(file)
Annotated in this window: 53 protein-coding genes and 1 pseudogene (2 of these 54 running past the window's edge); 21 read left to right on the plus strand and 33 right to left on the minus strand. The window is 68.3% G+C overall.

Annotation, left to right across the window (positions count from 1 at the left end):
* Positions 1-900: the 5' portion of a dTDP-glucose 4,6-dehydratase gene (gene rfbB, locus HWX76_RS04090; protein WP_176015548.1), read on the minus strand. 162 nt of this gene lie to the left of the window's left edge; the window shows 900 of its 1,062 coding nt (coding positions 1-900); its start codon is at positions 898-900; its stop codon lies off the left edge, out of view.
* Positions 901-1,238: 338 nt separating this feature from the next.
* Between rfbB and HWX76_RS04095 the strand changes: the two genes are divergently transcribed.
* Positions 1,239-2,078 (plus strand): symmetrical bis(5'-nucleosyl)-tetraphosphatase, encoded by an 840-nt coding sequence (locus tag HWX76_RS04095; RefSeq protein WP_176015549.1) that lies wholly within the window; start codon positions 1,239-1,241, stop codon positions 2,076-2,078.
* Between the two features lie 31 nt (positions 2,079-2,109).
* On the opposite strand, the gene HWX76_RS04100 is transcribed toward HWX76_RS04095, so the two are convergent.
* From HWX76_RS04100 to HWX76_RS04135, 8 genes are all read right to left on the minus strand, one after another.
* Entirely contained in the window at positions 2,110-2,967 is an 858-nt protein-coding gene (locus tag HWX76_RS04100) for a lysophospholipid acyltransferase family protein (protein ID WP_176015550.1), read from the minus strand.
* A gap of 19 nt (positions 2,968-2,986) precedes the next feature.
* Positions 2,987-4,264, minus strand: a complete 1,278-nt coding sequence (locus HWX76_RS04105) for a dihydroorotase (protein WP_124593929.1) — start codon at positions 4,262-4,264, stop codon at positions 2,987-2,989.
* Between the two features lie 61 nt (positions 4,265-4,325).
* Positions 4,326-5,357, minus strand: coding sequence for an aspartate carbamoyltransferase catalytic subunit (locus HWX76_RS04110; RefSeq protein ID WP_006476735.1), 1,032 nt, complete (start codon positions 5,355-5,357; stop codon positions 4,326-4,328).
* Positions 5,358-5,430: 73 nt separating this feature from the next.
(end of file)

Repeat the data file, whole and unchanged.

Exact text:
Annotated in this window: 53 protein-coding genes and 1 pseudogene (2 of these 54 running past the window's edge); 21 read left to right on the plus strand and 33 right to left on the minus strand. The window is 68.3% G+C overall.

Annotation, left to right across the window (positions count from 1 at the left end):
* Positions 1-900: the 5' portion of a dTDP-glucose 4,6-dehydratase gene (gene rfbB, locus HWX76_RS04090; protein WP_176015548.1), read on the minus strand. 162 nt of this gene lie to the left of the window's left edge; the window shows 900 of its 1,062 coding nt (coding positions 1-900); its start codon is at positions 898-900; its stop codon lies off the left edge, out of view.
* Positions 901-1,238: 338 nt separating this feature from the next.
* Between rfbB and HWX76_RS04095 the strand changes: the two genes are divergently transcribed.
* Positions 1,239-2,078 (plus strand): symmetrical bis(5'-nucleosyl)-tetraphosphatase, encoded by an 840-nt coding sequence (locus tag HWX76_RS04095; RefSeq protein WP_176015549.1) that lies wholly within the window; start codon positions 1,239-1,241, stop codon positions 2,076-2,078.
* Between the two features lie 31 nt (positions 2,079-2,109).
* On the opposite strand, the gene HWX76_RS04100 is transcribed toward HWX76_RS04095, so the two are convergent.
* From HWX76_RS04100 to HWX76_RS04135, 8 genes are all read right to left on the minus strand, one after another.
* Entirely contained in the window at positions 2,110-2,967 is an 858-nt protein-coding gene (locus tag HWX76_RS04100) for a lysophospholipid acyltransferase family protein (protein ID WP_176015550.1), read from the minus strand.
* A gap of 19 nt (positions 2,968-2,986) precedes the next feature.
* Positions 2,987-4,264, minus strand: a complete 1,278-nt coding sequence (locus HWX76_RS04105) for a dihydroorotase (protein WP_124593929.1) — start codon at positions 4,262-4,264, stop codon at positions 2,987-2,989.
* Between the two features lie 61 nt (positions 4,265-4,325).
* Positions 4,326-5,357, minus strand: coding sequence for an aspartate carbamoyltransferase catalytic subunit (locus HWX76_RS04110; RefSeq protein ID WP_006476735.1), 1,032 nt, complete (start codon positions 5,355-5,357; stop codon positions 4,326-4,328).
* Positions 5,358-5,430: 73 nt separating this feature from the next.